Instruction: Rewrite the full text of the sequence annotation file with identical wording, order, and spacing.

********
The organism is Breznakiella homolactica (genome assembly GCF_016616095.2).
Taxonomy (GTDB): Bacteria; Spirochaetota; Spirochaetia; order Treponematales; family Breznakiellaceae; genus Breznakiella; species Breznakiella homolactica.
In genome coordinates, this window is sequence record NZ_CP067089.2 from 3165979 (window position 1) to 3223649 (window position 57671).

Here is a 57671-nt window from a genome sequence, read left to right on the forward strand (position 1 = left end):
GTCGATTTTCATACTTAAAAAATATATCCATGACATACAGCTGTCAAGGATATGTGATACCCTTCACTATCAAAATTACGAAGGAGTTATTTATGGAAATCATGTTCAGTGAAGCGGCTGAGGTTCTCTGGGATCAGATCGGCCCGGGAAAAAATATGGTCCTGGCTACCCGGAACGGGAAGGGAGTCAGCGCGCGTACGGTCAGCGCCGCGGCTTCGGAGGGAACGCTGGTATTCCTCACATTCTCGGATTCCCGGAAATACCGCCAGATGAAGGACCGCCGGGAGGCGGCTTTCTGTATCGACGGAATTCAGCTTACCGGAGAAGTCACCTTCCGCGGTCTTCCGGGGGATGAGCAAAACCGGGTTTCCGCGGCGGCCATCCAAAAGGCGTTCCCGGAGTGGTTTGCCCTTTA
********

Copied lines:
The organism is Breznakiella homolactica (genome assembly GCF_016616095.2).
Taxonomy (GTDB): Bacteria; Spirochaetota; Spirochaetia; order Treponematales; family Breznakiellaceae; genus Breznakiella; species Breznakiella homolactica.
In genome coordinates, this window is sequence record NZ_CP067089.2 from 3165979 (window position 1) to 3223649 (window position 57671).

Here is a 57671-nt window from a genome sequence, read left to right on the forward strand (position 1 = left end):
GTCGATTTTCATACTTAAAAAATATATCCATGACATACAGCTGTCAAGGATATGTGATACCCTTCACTATCAAAATTACGAAGGAGTTATTTATGGAAATCATGTTCAGTGAAGCGGCTGAGGTTCTCTGGGATCAGATCGGCCCGGGAAAAAATATGGTCCTGGCTACCCGGAACGGGAAGGGAGTCAGCGCGCGTACGGTCAGCGCCGCGGCTTCGGAGGGAACGCTGGTATTCCTCACATTCTCGGATTCCCGGAAATACCGCCAGATGAAGGACCGCCGGGAGGCGGCTTTCTGTATCGACGGAATTCAGCTTACCGGAGAAGTCACCTTCCGCGGTCTTCCGGGGGATGAGCAAAACCGGGTTTCCGCGGCGGCCATCCAAAAGGCGTTCCCGGAGTGGTTTGCCCTTTA